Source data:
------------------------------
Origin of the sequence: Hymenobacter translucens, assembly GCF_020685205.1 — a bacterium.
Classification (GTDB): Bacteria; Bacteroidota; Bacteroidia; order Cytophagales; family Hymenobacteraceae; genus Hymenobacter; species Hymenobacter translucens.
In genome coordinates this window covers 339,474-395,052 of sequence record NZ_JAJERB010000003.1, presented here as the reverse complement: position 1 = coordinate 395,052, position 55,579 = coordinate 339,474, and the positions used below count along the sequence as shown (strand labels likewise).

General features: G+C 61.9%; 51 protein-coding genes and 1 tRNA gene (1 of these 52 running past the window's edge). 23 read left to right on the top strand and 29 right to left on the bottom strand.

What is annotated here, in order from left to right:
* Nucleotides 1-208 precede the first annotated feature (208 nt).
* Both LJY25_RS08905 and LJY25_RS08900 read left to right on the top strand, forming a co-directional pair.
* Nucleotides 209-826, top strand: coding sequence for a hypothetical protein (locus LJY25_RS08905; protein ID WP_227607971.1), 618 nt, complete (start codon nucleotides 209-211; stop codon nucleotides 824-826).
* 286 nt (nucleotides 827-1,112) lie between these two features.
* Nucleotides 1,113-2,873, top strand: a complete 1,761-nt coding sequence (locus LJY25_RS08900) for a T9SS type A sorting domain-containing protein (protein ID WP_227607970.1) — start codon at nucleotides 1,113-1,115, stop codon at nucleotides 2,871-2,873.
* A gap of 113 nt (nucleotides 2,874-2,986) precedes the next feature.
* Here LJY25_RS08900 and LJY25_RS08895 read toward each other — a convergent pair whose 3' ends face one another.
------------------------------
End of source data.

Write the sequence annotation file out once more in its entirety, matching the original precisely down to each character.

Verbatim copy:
Origin of the sequence: Hymenobacter translucens, assembly GCF_020685205.1 — a bacterium.
Classification (GTDB): Bacteria; Bacteroidota; Bacteroidia; order Cytophagales; family Hymenobacteraceae; genus Hymenobacter; species Hymenobacter translucens.
In genome coordinates this window covers 339,474-395,052 of sequence record NZ_JAJERB010000003.1, presented here as the reverse complement: position 1 = coordinate 395,052, position 55,579 = coordinate 339,474, and the positions used below count along the sequence as shown (strand labels likewise).

General features: G+C 61.9%; 51 protein-coding genes and 1 tRNA gene (1 of these 52 running past the window's edge). 23 read left to right on the top strand and 29 right to left on the bottom strand.

What is annotated here, in order from left to right:
* Nucleotides 1-208 precede the first annotated feature (208 nt).
* Both LJY25_RS08905 and LJY25_RS08900 read left to right on the top strand, forming a co-directional pair.
* Nucleotides 209-826, top strand: coding sequence for a hypothetical protein (locus LJY25_RS08905; protein ID WP_227607971.1), 618 nt, complete (start codon nucleotides 209-211; stop codon nucleotides 824-826).
* 286 nt (nucleotides 827-1,112) lie between these two features.
* Nucleotides 1,113-2,873, top strand: a complete 1,761-nt coding sequence (locus LJY25_RS08900) for a T9SS type A sorting domain-containing protein (protein ID WP_227607970.1) — start codon at nucleotides 1,113-1,115, stop codon at nucleotides 2,871-2,873.
* A gap of 113 nt (nucleotides 2,874-2,986) precedes the next feature.
* Here LJY25_RS08900 and LJY25_RS08895 read toward each other — a convergent pair whose 3' ends face one another.